The 'Flying Banana Railtour'
It was a marvellous day, a celebration of the wonderful service these trains have provided for nearly 43 years, which took in the majority of the routes and locations they have served in the West Country, Cotswolds, and South Wales to name but a few.
GWR did a really good job of making the day a memorable one, everyone one on board received a commemorative window sticker, a reservation label showing a different liveried class 43 for each coach, and a GWR Tote Bag containing a reproduction of the two 1976 BR official publications, "Inter-City 125 - It's the Changing Shape of Rail" and "Rail 125", along with a reproduction postcard featuring an Inter-City 125 set in Sonning Cutting in the 1970's. The best however, was a GWR booklet celebrating 18 May 19 the last day of service of the GWR HST's, with pictures taken throughout the day across the GWR network. It really was a lovely touch.
The timings were largely kept throughout the day until approaching Worcester Shrub Hill where a track fault caused 20 minutes of delays. Time was made up by restricting access to the platforms for photographs, and it enabled the schedule to be recovered.
The four legs for the day were:
1Z22 0524 Bristol Temple Meads to London Paddington via Bath Spa, Chippenham, Swindon, Didcot Parkway and Reading - Arrived on time at London Paddington at 0706.
1Z23 0737 London Paddington to Camarthen via Reading, Didcot Parkway, Oxford, Charlbury, Moreton in Marsh, Worcester Shrub Hill, Hereford, Newport, Cardiff Central, Port Talbot Parkway and Llanelli) - Arrived 13 minutes late at Camarthen at 1343.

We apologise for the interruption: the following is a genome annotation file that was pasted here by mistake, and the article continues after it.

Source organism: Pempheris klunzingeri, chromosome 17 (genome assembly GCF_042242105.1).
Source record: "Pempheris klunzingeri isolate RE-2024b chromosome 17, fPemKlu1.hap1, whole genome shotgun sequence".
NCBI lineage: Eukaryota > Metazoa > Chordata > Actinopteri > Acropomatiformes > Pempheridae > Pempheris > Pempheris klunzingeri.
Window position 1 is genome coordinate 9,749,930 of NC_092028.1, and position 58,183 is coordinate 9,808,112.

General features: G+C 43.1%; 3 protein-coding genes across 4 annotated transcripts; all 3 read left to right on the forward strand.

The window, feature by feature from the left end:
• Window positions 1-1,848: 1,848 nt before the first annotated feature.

1Z24 1349 Camarthen to London Paddington via Swansea, Cardiff Central, Gloucester, Swindon, Didcot Parkway and Reading - Arrived 5 minutes early into Paddington at 1830.
1Z25 1857 London Paddington to Plymouth (non-stop) - Arrived 3 minutes early at 2200.
Notably the train achieving 127mph between Swindon and Didcot on the 1Z22 leg, with 43198 leading into Paddington.
Unfortunately, 43002 "Sir Kenneth Grange" developed an overheating alternator on the latter stages of the run back to Paddington from Camarthen, and was shutdown between Reading and Paddington, leaving 43198 to do all the work from the rear. We still attained 104mph on the run in to Paddington though.
On leaving London Paddington for the final time at 1859 (2 minutes late) we were on two power cars, but an announcement was made that we would be stopping at Taunton to enable an assessment of 43002's condition to be made. As a precaution the two standby power cars from Bristol St Phillips Marsh were being sent to Taunton, where a decision whether to couple them on and travel to Plymouth with 4 power cars would be made. Although a disappointment to break the non-stop aspect of the trip, a return to Plymouth with 4 power cars was an interesting prospect.
This leg also saw the final Pullman Dining service on an HST, which was fairly well patronised, and a chance too good to miss.
In the end, 43002 behaved, the spare power cars were not required, and we travelled non-stop for the entire journey, arriving at Plymouth (Platform 5) 3 minutes early at 2200, a run of 3 hours 1 minute.
Finally, after a brief stop at Plymouth, the empty coaching stock was hauled off to Laira, with the 5Z25 2241 Plymouth to Laira T&RSMD leaving 16 minutes early at 2224. As the set left for the last time, the people gathered to watch gave a round of applause...a fitting send off.
It truly was a wonderful day, and one I feel very privileged to have experienced.
Hopefully the photos attached will be of interest to your members and followers of the website. Needless to say these are just a small number of the several hundred I took on the day!!
Kind Regards. Dave Field. Many thanks David
1895-1900. The engine is of the 1901 class; these were light and ideally suited for the china clay branches. Rebuilt as pannier tanks, some survived at SBZ shed until 1950-51.
The section of the signal box shown is the western end extension, added in 1893 following the gauge conversion.
The engine is standing on the branch platform. Notice the lightly-laid track (the branch -Cornwall Minerals Railway- had never been broad gauge). Compare with the bullhead rail of the main line, visible background right. In the foreground is some old-style point rodding. Point rods were painted red in those days.